This is Part 2 of a series on Fluffy’s Staycation: What to do with cats who stay behind while you travel. In conjunction with this series, PetSmart is sponsoring a giveaway in which the lucky winner will win an overnight stay and TLC at a PetSmart PetsHotel. To enter, just leave a comment on this post, and on every post in this series. Each comment serves as your entry in the giveway; no more than one entry per post per household, please. Details here.
If you’re planning to travel while your cats enjoy a staycation, how do you decide what to do with them while you’re gone?
Most cats, given the choice, would prefer to stay at home with familiar smells, sounds and toys. If you’re going to be away for just a couple of days, leaving them at home alone with extra kibble and water is not a bad solution. However, it’s less practical if you have more than one or two cats, because the litter boxes will fill up and you’ll come home to a house that reeks of cat pee. And obviously, this is not an option for cats on medication.
Home Alone Tips:
- Buy a couple of disposable litter boxes to ensure your cats won’t be dissuaded to use a filthy litter box.
- If you have a cat door, secure it before you leave on your trip.
- If you’ve ever had a problem with ants, nest the food bowls into saucers or plates with water, creating a “moat” so that ants can’t get to the food.
- If you have outdoor cats (ferals and strays, for example) that you feed, you should have a neighbor drop by each morning or evening to leave food for them.
- Run a Feliway Diffuser in your absence to calm the cats.
Hiring a catsitter is a good option. Someone will come to your house once or twice a day (or even stay at your house 24/7) and offer in-home care. Even better if the catsitter is a family member or a friend with whom the cats are already familiar.
This is probably your best option when you travel on extended trips, or even for weekend trips if your cat needs medication or other daily attention. As with the Home-Alone option, if you have a cat door, secure it before you leave on your trip. We’ll cover how to select a catsitter later in this series.
BOARDING AT VET
If you have a cat with special medical needs, you might consider boarding her at a veterinary facility. If so, it should be at a facility in which dogs and cats are separated (many cats will get stressed by constant barking), and sick cats are not in the same quarters as boarders. If your cat suffers from severe separation anxiety (for example, won’t eat or drink when you’re gone), a vet is available to administer fluids, food, and a sedative if necessary.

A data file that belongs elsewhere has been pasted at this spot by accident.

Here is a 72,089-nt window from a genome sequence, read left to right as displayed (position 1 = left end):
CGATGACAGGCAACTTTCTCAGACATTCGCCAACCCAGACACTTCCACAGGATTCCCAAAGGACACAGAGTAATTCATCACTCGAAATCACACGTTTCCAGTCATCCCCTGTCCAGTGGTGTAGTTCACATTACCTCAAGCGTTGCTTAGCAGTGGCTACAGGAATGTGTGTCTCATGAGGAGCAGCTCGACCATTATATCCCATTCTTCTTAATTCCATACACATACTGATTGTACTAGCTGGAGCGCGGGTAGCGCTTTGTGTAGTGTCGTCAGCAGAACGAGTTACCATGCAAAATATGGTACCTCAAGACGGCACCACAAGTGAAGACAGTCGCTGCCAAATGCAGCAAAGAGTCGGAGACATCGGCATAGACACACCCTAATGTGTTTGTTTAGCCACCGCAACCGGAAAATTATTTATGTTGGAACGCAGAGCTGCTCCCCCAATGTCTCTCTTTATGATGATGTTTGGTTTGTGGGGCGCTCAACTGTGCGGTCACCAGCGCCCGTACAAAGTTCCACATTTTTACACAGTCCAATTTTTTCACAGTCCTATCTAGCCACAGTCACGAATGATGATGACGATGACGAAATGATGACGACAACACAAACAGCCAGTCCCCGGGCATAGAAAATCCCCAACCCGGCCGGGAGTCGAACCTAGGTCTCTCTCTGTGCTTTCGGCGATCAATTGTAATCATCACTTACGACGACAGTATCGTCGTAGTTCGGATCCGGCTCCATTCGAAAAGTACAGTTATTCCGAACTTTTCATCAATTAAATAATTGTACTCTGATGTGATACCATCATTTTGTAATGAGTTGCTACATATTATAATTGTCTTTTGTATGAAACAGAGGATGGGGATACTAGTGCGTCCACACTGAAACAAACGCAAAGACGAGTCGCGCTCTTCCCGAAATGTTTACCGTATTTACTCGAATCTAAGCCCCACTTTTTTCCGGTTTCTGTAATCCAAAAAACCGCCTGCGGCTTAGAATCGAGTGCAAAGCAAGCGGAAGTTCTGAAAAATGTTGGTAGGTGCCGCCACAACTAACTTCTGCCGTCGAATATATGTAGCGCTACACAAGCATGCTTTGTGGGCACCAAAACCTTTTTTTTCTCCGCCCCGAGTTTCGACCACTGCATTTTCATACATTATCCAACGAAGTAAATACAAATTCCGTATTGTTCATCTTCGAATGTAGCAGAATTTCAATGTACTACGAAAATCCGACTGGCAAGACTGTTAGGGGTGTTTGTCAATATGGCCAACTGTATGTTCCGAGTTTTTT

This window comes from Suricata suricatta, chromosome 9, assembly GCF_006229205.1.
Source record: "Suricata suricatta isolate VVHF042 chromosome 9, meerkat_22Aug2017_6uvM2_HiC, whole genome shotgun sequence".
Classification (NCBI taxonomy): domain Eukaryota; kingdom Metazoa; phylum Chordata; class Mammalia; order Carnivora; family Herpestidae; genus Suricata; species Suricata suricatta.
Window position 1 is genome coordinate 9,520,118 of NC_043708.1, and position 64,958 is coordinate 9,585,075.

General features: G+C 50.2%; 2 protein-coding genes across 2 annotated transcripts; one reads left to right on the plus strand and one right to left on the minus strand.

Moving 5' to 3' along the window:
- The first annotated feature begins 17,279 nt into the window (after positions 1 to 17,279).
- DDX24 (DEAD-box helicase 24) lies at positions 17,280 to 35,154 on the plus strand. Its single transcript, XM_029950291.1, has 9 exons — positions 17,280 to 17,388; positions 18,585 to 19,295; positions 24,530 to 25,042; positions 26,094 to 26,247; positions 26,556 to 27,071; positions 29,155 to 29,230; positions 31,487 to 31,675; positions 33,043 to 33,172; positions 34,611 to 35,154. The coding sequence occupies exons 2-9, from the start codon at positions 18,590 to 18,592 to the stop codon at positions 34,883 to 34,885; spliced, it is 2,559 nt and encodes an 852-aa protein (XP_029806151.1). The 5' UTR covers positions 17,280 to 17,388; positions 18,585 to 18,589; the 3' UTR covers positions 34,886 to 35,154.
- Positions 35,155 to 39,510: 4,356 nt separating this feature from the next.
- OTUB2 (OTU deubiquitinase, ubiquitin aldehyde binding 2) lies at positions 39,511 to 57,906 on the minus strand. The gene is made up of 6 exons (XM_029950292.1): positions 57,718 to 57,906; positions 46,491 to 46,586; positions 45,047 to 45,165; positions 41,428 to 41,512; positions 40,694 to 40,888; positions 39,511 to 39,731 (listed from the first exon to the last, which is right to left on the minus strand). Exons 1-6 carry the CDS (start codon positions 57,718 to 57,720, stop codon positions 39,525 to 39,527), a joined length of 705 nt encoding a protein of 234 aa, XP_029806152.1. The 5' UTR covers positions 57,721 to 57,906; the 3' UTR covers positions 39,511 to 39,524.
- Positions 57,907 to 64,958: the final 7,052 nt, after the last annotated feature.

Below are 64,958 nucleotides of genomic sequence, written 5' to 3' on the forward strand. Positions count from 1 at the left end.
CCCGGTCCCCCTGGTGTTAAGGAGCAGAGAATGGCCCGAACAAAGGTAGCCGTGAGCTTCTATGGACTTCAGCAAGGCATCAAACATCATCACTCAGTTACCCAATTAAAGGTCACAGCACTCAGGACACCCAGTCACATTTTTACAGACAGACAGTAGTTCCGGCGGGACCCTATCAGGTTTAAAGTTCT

BOARDING AT KENNEL or KITTY SPA
A boarding facility is a popular option, and some offer state of the art technology including webcams and spa treatments. Later in this series we’ll provide guidance on how to select a boarding facility for your cat. (And don’t forget to leave a comment on each of the posts in this series to be entered into the PetSmart giveaway for an overnight stay and TLC at a PetSmart PetsHotel.)
In short, here’s a summary of your options:
- Usually fine for very short trips (3 days or less)
- Limited by litterbox capacity
- Fine for cats accustomed to a kibble diet (not a good option for cats who primarily eat wet food, since a dietary change is not recommended while you’re away from home)
- If you have more than a couple of cats, a catsitter is probably a better option
- Best option – cat stays in her home, but someone’s there to look in on her
- Many catsitters are trained in administering medications
- Many catsitters will double as housesitters and will water plants, etc.
Boarding at Vet
- Might be the only option if your cat has special needs
- Best option if your cat suffers from separation anxiety
- Make sure your cat is in an area separate from dogs and sick animals
Kennel or Kitty Spa
- Most kennels and kitty spas can accommodate special-needs cats
- Make sure your cat is in an area separate from dogs–ideally with its own ventilation system
- In addition to purrsonal references, sites like Catster Local and Yelp can provide online rating and reviews that can help you in your decision-making.
The bottom line is, base your decision on what best suits your cat’s temperament and needs.
If you’re planning a vacation of any length, it’s wise to consider doing a trial run first to see how your cat fares before leaving her with an untested catsitter or dropping her at a boarding facility for a 3-week stay. You don’t want to get a phone call a few days into a European vacation telling you that Fluffy is refusing to eat and drink. See how she does over a long weekend. If she’s none the worse for wear, that’s great. If she appears to have been traumatized by the ordeal, you’ll have time to consider other options before you leave on your trip… or opt to have a staycation, yourself, instead!
We’ll delve deeper into each of these options this week, so stay tuned.
If you have a good story about your cat’s staycation–whether it’s a cautionary tale or a funny anecdote, tell me about it. If published in The Cat’s Meow, you’ll get five additional entries in the PetSmart giveaway.